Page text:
Summer 2020

Undeterred, we came up with a ‘Plan B’ – still going with the no dig ground cover, but now covering just a select few smaller areas, leaving most of the grass to do its overwinter thing. This turned out to be the way forward, enabling us to plant up small areas as we went, create different features of interest, over time. This also allowed individuals to get creative, contributing as much or as little as they wanted to, or were able. For some this meant regular daily sessions, getting stuck in weeding, digging, and planting. For others it meant buying or donating seeds, plants, or tools, offering ideas. For some it meant being unable to physically contribute, but nevertheless joining in with enjoying the end result; a shared space, to be used by all. Sometimes it’s ben the little details – for example, the donation of a part-tin of yatch varnish lurking in the back of a shed: exactly what was needed to finish off the project name signs, which I made using bits of old wood, otherwise going to waste. All contributions, large or small, have been equally valued.

2020 of course brought covid lockdowns. Here the project really came into its own, as people (who might otherwise be shut up alone at home) were able to work together, yet separately, outside, in shared purpose. This had the effect of really bonding people together, and since then, friendships have grown -as has the garden. A further year on, and this summer (2021) has seen things really taking shape, with the addition of gravel pathways connecting two seating areas, one with a bench and the other with a picnic table, and an ever-changing display from the variously planted areas. In July we participated on the Eden Project’s Big Lunch, everybody coming together in celebration of joint effort. And this week we made it to the front page! Who knows what the next two years will bring, eh?

Is there a doctor in the house? (Friday 24th September 2021)

Not yet, but there will be in a few years from now. Not that I’ll be able to fix anyone’s broken leg, because I won’t be *that* kind of Doctor, but one of those academics with a head full of knowledge that I myself find fascinating but does not necessarily enthral the crowd at my local pub (and is unlikely to save any lives). I am nevertheless feeling both excited and accomplished at being accepted as a Doctoral research student at the University of Wales Trinity Saint David Centre for Advanced Welsh and Celtic Studies. I am also feeling a little overwhelmed, because … well, y’know what they say about ‘be careful what you wish for’ … this of course only the beginning, for now the real work begins (just one week from now: start date October 1st. Gulp).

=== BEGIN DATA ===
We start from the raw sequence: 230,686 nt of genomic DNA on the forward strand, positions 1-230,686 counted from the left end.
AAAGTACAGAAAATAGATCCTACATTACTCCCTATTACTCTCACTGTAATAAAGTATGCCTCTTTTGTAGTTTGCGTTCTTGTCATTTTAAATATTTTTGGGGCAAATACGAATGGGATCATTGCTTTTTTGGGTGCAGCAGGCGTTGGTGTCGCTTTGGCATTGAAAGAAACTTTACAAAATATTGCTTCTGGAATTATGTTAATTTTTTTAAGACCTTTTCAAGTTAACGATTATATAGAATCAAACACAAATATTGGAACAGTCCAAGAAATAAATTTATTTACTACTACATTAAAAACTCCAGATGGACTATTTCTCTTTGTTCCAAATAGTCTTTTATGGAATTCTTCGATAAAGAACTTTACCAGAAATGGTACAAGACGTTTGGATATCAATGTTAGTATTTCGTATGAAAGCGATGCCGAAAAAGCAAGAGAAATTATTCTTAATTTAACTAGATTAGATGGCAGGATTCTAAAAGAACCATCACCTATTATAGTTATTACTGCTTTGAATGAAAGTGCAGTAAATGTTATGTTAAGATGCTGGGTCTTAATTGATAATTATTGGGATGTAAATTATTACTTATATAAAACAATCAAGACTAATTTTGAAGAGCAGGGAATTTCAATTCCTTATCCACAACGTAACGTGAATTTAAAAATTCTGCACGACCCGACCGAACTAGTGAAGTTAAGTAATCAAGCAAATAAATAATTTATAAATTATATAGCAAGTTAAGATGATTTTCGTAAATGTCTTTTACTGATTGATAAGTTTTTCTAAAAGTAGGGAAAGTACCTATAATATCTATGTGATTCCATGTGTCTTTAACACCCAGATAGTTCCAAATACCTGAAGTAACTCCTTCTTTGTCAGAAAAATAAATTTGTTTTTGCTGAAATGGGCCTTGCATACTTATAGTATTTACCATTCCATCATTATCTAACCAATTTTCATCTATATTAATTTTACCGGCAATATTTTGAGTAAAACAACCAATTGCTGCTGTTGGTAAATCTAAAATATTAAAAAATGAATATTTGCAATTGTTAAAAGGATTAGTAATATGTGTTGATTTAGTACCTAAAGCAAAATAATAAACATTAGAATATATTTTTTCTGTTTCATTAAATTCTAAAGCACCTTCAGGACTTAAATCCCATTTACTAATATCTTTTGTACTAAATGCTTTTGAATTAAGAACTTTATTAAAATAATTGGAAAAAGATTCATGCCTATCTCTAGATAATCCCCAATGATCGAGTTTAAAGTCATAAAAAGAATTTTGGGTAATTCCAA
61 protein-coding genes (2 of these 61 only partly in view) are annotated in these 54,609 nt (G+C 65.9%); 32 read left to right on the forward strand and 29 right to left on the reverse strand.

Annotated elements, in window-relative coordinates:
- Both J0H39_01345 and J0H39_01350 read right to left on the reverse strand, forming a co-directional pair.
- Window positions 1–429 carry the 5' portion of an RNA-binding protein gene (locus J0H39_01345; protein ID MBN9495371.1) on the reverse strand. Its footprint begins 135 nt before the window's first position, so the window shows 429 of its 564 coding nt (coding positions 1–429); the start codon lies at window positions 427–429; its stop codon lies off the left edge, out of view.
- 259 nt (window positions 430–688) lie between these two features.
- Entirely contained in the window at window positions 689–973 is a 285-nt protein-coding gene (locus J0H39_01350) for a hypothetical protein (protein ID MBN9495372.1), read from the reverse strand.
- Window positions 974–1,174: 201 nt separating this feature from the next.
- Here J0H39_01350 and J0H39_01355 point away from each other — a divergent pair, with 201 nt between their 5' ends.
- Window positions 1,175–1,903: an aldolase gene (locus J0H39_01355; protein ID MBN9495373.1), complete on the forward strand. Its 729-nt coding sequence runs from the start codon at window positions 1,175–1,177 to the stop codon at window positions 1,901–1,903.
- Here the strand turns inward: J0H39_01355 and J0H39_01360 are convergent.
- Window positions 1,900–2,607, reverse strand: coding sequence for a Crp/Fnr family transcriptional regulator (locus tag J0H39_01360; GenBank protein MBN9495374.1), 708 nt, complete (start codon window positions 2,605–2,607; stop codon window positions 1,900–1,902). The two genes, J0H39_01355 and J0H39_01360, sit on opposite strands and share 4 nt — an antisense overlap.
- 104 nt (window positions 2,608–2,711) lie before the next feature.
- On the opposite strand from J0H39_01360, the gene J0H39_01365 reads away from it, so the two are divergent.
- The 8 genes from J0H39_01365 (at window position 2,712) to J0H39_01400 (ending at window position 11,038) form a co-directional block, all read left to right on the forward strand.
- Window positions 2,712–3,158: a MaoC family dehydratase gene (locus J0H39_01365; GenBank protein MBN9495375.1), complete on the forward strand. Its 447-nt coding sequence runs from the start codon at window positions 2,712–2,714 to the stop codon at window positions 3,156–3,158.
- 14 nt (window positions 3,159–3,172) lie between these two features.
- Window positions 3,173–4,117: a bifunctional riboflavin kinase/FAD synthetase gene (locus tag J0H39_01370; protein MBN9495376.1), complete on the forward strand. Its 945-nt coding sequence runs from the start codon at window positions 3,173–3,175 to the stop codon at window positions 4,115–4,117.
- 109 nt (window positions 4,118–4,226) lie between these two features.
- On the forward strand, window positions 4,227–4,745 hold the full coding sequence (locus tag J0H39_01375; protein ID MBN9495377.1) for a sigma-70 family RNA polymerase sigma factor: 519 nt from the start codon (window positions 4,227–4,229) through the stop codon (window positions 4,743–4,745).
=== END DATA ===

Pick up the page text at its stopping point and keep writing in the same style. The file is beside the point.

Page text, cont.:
It’s a funny old feeling – like the world (well, not the entire world but my own personal little patch of it) has shifted, whilst at the same time remaining the same. The news came on Thursday, initially, by email (followed the next day by a more official letter) and in celebration we (hubby and me) went skipping off downhill for fish & chips on the prom (tiddley-om-pom-pom). Ah yes, we know how to live. Even the intermittent cloudy showers could not spoil it for us. There’s a lot to get organised – a major point being funding (or, at this point, lack of, but I’m aiming to get this sorted ASAP). And in the meantime, this last few days – while I have headspace free – I’ve been plodding on with the edit of my MA thesis material, which I am reworking into what I hope will be saleable products, ie. a series of books aimed at those with an interest in local Cornish history and folklore … (I know, I know, I ‘m being a little cryptic here, not quite revealing the whole just yet. But I will. When myself and my work are ready for public scrutiny) …

Harvest Moon (21st September 2021)

2021 Harvest Moon, Penzance (photo credit Greg Huckfield)

Barley moon, Corn moon, Fruit moon … call it what you will … is the final full moon before the Autumn equinox, and a marker point for farming cultures throughout human history, calling time on crop harvests before the weather takes a seasonal turn. Hence the name. A full moon hanging heavy and bright in the night sky, is always a sight worth seeing, and living on the far-southwest Cornish coast we get to enjoy a really clear view of this natural phenomena, enhanced by the relative absence of overbearing electric street lights and surrounding expanse of sea, lending a mystical feel to the whole experience. I really enjoy summer – I function best, both physically and mentally, in warmth and light rather than cold and dark – so for me this time of year has a tinge of sadness, because I know that winter is on its way, necessitating a shift in to hibernation mode. I do however value the ‘pause and reflect’ effect of this seasonal downshift, looking back on the last few months and making plans for what’s to come next.

Which for me of course means bees, plants, and words.

This season for me has not been a good one, for bees. There, I’ve said it. Nothing instagram-worthy about that declaration, eh?! (I did a business start-up course years ago, and the tutor would repeatedly tell us: ‘Make out that you’re a great success, even if you’re not’. Pretending to be something I’m not has never come naturally or comfortably to me, so obviously I struggled with this – supposedly basic – aspect of self-promotion, being unable to con myself – never mind others into *believing*. Good thing I never went into advertising eh?!). Nor has it been a particularly prolific period on the allotment, the obvious point being that I’ve spent so little time or effort there, having insufficient energy and inclination to do so. It has, however, been a good few months on the academic and creative side of things. Proving the point, that it it is true what ‘they’ say: that you cannot have it all (and perhaps should not try).

But back to the bees …

sole survivor (colonies 1 & 2 out of 5, combined)